Lufthansa reports revenues up with 11%
Lufthansa Cargo achieved the best result in its 26-year history in the 2020 financial year. Revenue rose by 11 percent to 2.76 billion euros, while adjusted EBIT amounted to 772 million euros (previous year: 1 million euros). This corresponds to a margin of 28 percent (previous year: 0 percent). A total of 6.5 billion freight ton kilometres (-27 percent) were sold last year. The average load factor improved by 7.8 percentage points to 69.1 percent, while cargo capacity shrank by 36 percent.
“We are pleased to close what was probably the most challenging year in our company’s history with a record result. It is also a record in terms of the commitment and flexibility of our workforce – and we are proud of the outstanding cooperation with our long-standing partners and customers.”
“This success enables very decisive investments in our future. We want to make airfreight sustainably better and further strengthen our home base in Frankfurt. That is why we will gradually modernize our cargo center in the coming years and continue to drive forward digitalization along the entire transport chain,” said Dorothea von Boxberg, Chairperson of the Executive Board and Chief Executive Officer of Lufthansa Cargo.
Lufthansa Cargo further expanding its fleet with new aircrafts
“This year, we will add another highly efficient Boeing 777F aircraft to our freighter fleet. In doing so, we will also secure jobs in the cockpit and in other areas,” von Boxberg announced. In addition to the bellyhold capacities of Lufthansa, Austrian Airlines, Brussels Airlines, Eurowings and SunExpress, the cargo airline will thus provide its customers with the capacity of fourteen modern wide-body freighters in the future.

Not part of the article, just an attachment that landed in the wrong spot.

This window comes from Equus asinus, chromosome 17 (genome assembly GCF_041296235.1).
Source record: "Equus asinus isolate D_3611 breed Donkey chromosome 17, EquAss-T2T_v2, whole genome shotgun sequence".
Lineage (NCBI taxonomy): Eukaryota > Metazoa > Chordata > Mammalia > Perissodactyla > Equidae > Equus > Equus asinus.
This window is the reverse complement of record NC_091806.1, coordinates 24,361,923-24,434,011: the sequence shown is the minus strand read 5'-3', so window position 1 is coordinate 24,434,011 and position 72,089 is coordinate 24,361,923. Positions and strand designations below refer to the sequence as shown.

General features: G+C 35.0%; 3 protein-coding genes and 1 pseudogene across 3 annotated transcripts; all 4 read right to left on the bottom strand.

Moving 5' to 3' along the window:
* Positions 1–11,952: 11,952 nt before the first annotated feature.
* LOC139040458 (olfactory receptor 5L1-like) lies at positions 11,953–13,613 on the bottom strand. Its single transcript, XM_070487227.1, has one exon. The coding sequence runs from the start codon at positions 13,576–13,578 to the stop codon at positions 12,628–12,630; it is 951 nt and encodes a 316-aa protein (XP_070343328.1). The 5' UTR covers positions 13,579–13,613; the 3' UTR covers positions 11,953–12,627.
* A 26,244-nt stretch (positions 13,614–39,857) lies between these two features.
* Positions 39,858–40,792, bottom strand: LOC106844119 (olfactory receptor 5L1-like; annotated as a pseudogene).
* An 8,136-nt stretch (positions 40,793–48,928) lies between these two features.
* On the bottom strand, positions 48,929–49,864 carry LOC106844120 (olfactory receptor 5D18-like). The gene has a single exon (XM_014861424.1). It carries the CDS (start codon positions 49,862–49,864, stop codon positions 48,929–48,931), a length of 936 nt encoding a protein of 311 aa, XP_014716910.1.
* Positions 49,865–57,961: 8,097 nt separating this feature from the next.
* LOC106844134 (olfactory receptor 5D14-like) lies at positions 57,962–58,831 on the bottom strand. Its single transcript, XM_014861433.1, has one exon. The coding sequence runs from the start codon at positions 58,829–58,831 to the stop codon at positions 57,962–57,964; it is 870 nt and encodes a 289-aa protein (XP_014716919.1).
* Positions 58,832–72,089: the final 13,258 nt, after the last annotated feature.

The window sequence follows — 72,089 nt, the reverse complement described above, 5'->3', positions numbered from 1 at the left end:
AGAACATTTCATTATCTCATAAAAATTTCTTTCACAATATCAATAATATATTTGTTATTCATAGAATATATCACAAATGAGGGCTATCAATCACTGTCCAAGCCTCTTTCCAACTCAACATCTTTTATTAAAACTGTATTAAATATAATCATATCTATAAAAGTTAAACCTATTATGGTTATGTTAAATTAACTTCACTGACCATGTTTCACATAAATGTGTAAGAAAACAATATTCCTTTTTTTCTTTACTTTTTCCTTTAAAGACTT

The aircraft is scheduled to arrive in Frankfurt by fall 2021 and will be stationed there. The twin-engine Boeing 777F is considered the most efficient freighter in its class.
“Now that we are optimally positioned with one of the world’s most modern freighter fleets, we will work with our customers to drive forward the regular use of sustainable fuels,” von Boxberg said. In November 2020, Lufthansa Cargo had already become the world’s first cargo airline to operate a rotation fully compensated with Sustainable Aviation Fuel (SAF).
Lufthansa’s preighters made a substantial difference in their cargo capacity policy
Lufthansa Cargo initially started the financial year with cautious expectations. Influenced by a noticeable cooling of the airfreight market, the cargo airline had already launched a structural cost-cutting program in the previous year, which also contributed to the current result.
In an extremely challenging environment for the entire aviation industry, the Lufthansa Group’s logistics subsidiary succeeded in maintaining its global connections with cargo aircraft at all times. The cargo airline countered the pandemic-related, continuous changes in entry regulations for crews, for example, with extremely flexible network planning.
In order to compensate, at least in part, for the loss of belly-hold loading capacities largely associated with passenger traffic, Lufthansa Cargo, together with the Group airlines Lufthansa, Austrian Airlines, Brussels Airlines and Eurowings, made hundreds of flights with passenger aircraft available to its customers solely for the transport of goods (so-called “preighters”).
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